Study Population
Between January 2004 and December 2009, 147 unduplicated TB cases from Hinds County were reported to the MSDH Office of Tuberculosis and Refugee Health. All of the cases were diagnosed and classified according to the Centers for Disease Control and Prevention (CDC) case and laboratory definition for active TB. Demographic, social, and clinical data were obtained from the MSDH M tuberculosis database (Communicable Disease Control Information System). Molecular data and cluster designation was provided by the CDC regional laboratory for Mississippi. The study was reviewed and approved by the institutional review board for studies on human subjects at the MSDH.
Study Design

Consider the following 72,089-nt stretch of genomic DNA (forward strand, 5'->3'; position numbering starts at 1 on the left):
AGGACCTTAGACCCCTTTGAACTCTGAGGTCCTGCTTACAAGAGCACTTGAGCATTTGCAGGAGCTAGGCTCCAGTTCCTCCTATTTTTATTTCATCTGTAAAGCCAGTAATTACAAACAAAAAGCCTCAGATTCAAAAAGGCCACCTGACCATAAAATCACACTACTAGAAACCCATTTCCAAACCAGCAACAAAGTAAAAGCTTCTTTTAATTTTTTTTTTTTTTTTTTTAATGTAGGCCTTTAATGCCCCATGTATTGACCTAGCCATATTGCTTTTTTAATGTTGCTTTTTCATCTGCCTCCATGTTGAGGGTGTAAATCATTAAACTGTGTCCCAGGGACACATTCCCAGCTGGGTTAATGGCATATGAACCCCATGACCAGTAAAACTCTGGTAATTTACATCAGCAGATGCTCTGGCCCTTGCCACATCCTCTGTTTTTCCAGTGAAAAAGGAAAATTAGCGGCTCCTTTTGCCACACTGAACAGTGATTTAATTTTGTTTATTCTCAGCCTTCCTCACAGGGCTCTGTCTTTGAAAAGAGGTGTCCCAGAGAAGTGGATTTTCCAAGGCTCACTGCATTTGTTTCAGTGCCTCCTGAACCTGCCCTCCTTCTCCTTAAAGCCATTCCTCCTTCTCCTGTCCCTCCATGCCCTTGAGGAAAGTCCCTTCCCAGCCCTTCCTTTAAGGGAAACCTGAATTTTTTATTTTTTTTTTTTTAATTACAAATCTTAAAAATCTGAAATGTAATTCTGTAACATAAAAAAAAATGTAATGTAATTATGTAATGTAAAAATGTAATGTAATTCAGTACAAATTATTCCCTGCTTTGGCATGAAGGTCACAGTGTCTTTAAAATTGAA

This retrospective cohort study included any individual reported to the MSDH as having active TB based on clinical or radiologic disease and/or positive mycobacterial culture. We reviewed demographic, social, and clinical data for each case. Individuals were excluded if their sputum cultures were positive for Mycobacterium other than TB, those with TB not diagnosed in Mississippi, and individuals with nonpulmonary TB. Variables such as homelessness and drug and alcohol usage were self-reported. Only patients with culture-confirmed TB with available DNA fingerprinting data were included in the analysis. Individuals with positive cultures were designated as MS0006 (PCR00225) or non-MS0006. The designation MS was selected by the CDC laboratory to represent Mississippi, the state where the strains were identified; the numbers were assigned by the CDC regional laboratory. Polymerase chain reaction identification was performed and reported to the MSDH by the CDC. The non-MS0006 group included strains that were found primarily in Mississippi and other strains not primarily associated with Mississippi (non-MS).